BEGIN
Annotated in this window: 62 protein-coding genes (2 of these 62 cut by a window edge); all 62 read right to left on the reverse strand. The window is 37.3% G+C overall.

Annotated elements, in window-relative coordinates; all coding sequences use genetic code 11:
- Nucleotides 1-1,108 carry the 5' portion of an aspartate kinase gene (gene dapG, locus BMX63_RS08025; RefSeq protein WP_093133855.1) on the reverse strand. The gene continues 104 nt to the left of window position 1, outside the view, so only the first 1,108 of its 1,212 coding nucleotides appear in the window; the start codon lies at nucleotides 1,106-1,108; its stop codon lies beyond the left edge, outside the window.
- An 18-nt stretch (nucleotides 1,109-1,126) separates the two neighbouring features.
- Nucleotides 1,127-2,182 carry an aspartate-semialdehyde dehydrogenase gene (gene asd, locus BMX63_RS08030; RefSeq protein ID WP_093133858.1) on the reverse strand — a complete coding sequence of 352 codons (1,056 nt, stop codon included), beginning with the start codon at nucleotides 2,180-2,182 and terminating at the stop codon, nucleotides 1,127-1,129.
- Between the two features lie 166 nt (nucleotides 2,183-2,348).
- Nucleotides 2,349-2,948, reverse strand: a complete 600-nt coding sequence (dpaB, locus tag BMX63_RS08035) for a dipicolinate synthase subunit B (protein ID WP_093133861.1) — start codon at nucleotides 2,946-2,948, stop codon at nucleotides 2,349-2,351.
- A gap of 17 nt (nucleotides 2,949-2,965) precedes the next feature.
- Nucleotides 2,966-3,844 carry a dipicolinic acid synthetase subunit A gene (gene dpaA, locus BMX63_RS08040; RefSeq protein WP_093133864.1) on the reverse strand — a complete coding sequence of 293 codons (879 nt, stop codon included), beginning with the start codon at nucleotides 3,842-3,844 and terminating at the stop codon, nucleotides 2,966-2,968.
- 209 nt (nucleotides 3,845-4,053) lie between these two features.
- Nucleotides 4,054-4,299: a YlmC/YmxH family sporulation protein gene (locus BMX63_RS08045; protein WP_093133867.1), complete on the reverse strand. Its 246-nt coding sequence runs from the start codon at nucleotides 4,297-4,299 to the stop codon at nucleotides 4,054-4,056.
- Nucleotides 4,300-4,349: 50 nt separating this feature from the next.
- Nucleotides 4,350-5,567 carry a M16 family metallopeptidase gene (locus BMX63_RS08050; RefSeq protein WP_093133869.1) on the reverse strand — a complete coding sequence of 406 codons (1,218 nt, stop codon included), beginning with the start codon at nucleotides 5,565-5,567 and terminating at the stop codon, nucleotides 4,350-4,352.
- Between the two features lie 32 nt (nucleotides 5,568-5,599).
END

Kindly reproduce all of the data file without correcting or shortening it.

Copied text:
Annotated in this window: 62 protein-coding genes (2 of these 62 cut by a window edge); all 62 read right to left on the reverse strand. The window is 37.3% G+C overall.

Annotated elements, in window-relative coordinates; all coding sequences use genetic code 11:
- Nucleotides 1-1,108 carry the 5' portion of an aspartate kinase gene (gene dapG, locus BMX63_RS08025; RefSeq protein WP_093133855.1) on the reverse strand. The gene continues 104 nt to the left of window position 1, outside the view, so only the first 1,108 of its 1,212 coding nucleotides appear in the window; the start codon lies at nucleotides 1,106-1,108; its stop codon lies beyond the left edge, outside the window.
- An 18-nt stretch (nucleotides 1,109-1,126) separates the two neighbouring features.
- Nucleotides 1,127-2,182 carry an aspartate-semialdehyde dehydrogenase gene (gene asd, locus BMX63_RS08030; RefSeq protein ID WP_093133858.1) on the reverse strand — a complete coding sequence of 352 codons (1,056 nt, stop codon included), beginning with the start codon at nucleotides 2,180-2,182 and terminating at the stop codon, nucleotides 1,127-1,129.
- Between the two features lie 166 nt (nucleotides 2,183-2,348).
- Nucleotides 2,349-2,948, reverse strand: a complete 600-nt coding sequence (dpaB, locus tag BMX63_RS08035) for a dipicolinate synthase subunit B (protein ID WP_093133861.1) — start codon at nucleotides 2,946-2,948, stop codon at nucleotides 2,349-2,351.
- A gap of 17 nt (nucleotides 2,949-2,965) precedes the next feature.
- Nucleotides 2,966-3,844 carry a dipicolinic acid synthetase subunit A gene (gene dpaA, locus BMX63_RS08040; RefSeq protein WP_093133864.1) on the reverse strand — a complete coding sequence of 293 codons (879 nt, stop codon included), beginning with the start codon at nucleotides 3,842-3,844 and terminating at the stop codon, nucleotides 2,966-2,968.
- 209 nt (nucleotides 3,845-4,053) lie between these two features.
- Nucleotides 4,054-4,299: a YlmC/YmxH family sporulation protein gene (locus BMX63_RS08045; protein WP_093133867.1), complete on the reverse strand. Its 246-nt coding sequence runs from the start codon at nucleotides 4,297-4,299 to the stop codon at nucleotides 4,054-4,056.
- Nucleotides 4,300-4,349: 50 nt separating this feature from the next.
- Nucleotides 4,350-5,567 carry a M16 family metallopeptidase gene (locus BMX63_RS08050; RefSeq protein WP_093133869.1) on the reverse strand — a complete coding sequence of 406 codons (1,218 nt, stop codon included), beginning with the start codon at nucleotides 5,565-5,567 and terminating at the stop codon, nucleotides 4,350-4,352.
- Between the two features lie 32 nt (nucleotides 5,568-5,599).